Sunday, 1 October 2017

Pennine Way

Middleton-in-Teesdale → Dufton

high-force.jpg Distance: 20.70 miles
Ascent: 918 metres
Duration: 8 hours 25 minutes

Force of nature
« Not walked | Not walked »

Our schedule has three twenty-mile days. Today is the first. It should have been simple: follow the River Tees upstream to a gap in the hills, then enjoy a gentle descent along "the finest scenery the Pennines have to offer".

Let's start with the river. The first few miles were tremendous: a great path through fields to the outstanding waterfalls of Low and High Force. Even mist and rain couldn't detract from these powerful cascades.

falcon-clints.jpgUnfortunately the path soon got rougher. At Falcon Clints it dropped right down to the bank of the fast-flowing Tees and was interrupted three times by jumbles of huge boulders that slowed our progress to a literal crawl, before revealing the third and most impressive waterfall of the day: Cauldron Snout. The volume of water rushing through this narrow gorge is fearsome, and to pass it walkers have to find hand-holds on the slippery, polished rocks while trying not to think about the consequences of falling into the deep.

cauldron-snout.jpgBy the time we'd reached the track at the top we were only halfway through the day's walk, and despite worsening weather conditions we felt it would have been foolish to turn back. (More fool us.)

The onward path was certainly easier in terms of terrain, but walking into the rain blown by a strong, gusting wind was tiring. At one point I twisted my ankle while crossing a stream and quickly found I was enjoying "a little lie down" in the water. (It was certainly refreshing, but not to be advised.) Somewhere roundabout here my phone battery ran out.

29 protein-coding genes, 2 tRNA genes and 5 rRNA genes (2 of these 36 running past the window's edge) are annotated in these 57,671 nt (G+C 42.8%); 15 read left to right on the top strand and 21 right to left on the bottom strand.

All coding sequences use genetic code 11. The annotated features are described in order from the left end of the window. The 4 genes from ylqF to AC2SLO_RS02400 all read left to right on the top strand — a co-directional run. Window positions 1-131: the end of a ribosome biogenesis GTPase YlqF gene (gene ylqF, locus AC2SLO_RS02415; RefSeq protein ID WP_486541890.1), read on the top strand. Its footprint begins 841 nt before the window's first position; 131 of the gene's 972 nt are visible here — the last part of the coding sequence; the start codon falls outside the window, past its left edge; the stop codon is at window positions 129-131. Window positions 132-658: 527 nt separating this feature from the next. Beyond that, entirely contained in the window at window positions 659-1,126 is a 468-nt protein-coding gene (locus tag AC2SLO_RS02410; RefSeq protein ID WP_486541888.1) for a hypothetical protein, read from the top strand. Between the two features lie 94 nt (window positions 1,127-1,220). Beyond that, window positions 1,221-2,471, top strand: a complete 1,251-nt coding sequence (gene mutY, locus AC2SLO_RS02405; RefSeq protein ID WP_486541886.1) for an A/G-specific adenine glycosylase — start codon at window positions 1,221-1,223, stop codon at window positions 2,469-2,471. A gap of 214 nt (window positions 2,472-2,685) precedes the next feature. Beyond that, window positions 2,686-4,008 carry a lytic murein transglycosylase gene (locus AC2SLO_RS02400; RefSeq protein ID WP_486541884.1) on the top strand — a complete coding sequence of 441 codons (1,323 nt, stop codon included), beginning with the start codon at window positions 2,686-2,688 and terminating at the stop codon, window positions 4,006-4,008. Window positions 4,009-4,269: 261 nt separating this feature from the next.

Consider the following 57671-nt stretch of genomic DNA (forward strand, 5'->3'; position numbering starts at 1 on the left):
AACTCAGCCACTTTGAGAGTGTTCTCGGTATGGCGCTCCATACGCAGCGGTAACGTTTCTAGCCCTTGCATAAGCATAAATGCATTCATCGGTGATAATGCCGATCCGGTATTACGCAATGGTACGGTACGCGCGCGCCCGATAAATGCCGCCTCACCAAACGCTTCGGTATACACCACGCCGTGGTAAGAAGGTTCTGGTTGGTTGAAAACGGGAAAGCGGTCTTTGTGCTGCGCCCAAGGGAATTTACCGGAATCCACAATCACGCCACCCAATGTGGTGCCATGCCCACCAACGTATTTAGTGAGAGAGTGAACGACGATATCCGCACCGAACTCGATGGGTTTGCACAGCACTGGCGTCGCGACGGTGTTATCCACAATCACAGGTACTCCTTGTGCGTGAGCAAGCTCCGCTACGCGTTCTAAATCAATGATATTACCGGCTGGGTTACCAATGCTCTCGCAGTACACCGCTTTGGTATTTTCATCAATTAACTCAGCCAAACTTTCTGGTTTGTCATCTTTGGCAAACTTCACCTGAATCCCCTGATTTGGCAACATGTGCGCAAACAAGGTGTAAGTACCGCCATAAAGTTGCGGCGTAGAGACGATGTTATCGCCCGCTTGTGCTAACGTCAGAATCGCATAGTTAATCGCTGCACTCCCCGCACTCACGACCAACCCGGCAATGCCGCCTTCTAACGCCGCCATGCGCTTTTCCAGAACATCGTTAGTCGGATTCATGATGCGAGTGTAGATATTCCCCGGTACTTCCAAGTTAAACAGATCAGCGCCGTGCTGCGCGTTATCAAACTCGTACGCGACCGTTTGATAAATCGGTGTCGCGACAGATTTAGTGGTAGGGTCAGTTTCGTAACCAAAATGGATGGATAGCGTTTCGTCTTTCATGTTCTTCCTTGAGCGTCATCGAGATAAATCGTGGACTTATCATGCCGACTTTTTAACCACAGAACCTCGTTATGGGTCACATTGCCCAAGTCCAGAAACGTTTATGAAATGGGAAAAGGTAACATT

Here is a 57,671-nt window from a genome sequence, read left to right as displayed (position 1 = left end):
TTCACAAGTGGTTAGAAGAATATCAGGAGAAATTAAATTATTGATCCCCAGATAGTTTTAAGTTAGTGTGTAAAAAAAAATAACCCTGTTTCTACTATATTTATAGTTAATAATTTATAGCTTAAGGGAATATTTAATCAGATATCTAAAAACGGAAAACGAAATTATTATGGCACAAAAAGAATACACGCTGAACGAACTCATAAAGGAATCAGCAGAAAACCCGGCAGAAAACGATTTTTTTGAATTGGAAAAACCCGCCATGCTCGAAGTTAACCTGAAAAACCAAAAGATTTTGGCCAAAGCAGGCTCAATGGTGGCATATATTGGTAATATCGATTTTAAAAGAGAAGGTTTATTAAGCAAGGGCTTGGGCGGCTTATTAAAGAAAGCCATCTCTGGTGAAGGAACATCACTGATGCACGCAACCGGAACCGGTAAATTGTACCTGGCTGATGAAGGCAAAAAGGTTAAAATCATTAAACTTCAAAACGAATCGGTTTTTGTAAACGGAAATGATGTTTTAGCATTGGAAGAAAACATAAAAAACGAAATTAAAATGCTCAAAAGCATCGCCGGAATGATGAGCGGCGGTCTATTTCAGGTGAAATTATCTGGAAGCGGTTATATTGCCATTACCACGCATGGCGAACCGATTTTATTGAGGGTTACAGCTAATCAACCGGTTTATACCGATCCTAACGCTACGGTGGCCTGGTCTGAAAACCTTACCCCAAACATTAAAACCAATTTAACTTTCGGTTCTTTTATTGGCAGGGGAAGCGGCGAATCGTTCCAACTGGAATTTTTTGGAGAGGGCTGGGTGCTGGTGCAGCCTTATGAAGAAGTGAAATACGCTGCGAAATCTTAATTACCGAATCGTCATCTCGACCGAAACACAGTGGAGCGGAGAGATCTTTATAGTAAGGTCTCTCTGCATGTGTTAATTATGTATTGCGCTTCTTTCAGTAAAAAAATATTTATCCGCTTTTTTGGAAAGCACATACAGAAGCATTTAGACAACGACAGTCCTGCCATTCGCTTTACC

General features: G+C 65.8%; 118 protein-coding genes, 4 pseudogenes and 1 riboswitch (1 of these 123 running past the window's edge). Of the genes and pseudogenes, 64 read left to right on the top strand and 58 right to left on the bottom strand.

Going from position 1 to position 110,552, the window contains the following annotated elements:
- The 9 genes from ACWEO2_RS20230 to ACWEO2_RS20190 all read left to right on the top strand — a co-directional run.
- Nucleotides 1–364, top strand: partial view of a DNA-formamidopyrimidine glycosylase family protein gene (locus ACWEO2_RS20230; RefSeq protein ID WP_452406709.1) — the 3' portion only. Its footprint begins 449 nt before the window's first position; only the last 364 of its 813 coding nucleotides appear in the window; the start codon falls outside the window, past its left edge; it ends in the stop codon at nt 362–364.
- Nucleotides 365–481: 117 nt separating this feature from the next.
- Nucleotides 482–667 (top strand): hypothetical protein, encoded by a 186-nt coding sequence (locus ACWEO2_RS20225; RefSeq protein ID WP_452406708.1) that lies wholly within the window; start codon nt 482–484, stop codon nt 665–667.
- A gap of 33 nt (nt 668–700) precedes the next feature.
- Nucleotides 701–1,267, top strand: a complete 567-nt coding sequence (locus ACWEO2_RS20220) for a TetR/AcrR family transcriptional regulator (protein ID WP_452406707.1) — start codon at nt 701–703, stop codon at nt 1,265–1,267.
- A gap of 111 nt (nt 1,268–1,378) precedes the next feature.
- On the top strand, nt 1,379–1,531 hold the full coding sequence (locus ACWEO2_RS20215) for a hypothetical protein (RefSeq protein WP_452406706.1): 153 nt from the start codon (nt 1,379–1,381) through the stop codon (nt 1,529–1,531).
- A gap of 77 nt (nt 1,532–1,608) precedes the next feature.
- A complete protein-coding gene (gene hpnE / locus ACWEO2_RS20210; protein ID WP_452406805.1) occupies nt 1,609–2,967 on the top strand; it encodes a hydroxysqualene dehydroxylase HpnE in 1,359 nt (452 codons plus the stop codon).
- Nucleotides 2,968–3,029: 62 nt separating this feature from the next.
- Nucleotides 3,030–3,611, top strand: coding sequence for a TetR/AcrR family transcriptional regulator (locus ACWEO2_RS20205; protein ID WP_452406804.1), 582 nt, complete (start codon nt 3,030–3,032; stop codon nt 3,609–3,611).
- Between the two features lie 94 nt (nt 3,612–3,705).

Drawing us forwards was the reputation of High Cup Nick: that celebrated symmetrical valley perfectly framing a view of Lakeland hills beyond. Our guide book, and the walk descriptions we'd read online, described this a a major highlight of the Pennine Way.

high-cup-nick.jpgSadly, when we reached High Cup Plain — almost blown over by sudden, fierce gusts of wind — all we could make out was the edge of the scar. The landscape beyond was lost in an opaque white sheet of low cloud, and we weren't going to get a reward for our efforts today. With compass in hand we found the top of the Narrow Gate path down to Dufton, and slowly limped towards our destination, via a seemingly interminable descent.

Dropping beneath the clouds, and finally losing the worst of the wind as we lost height, it felt like a different day: one that hadn't actually involved the physical, mental and emotional effort that we'd just expended. Our painful limbs and dented spirits knew otherwise.

Posted by pab at 20:00 | Comments will be back one day. Please email me instead!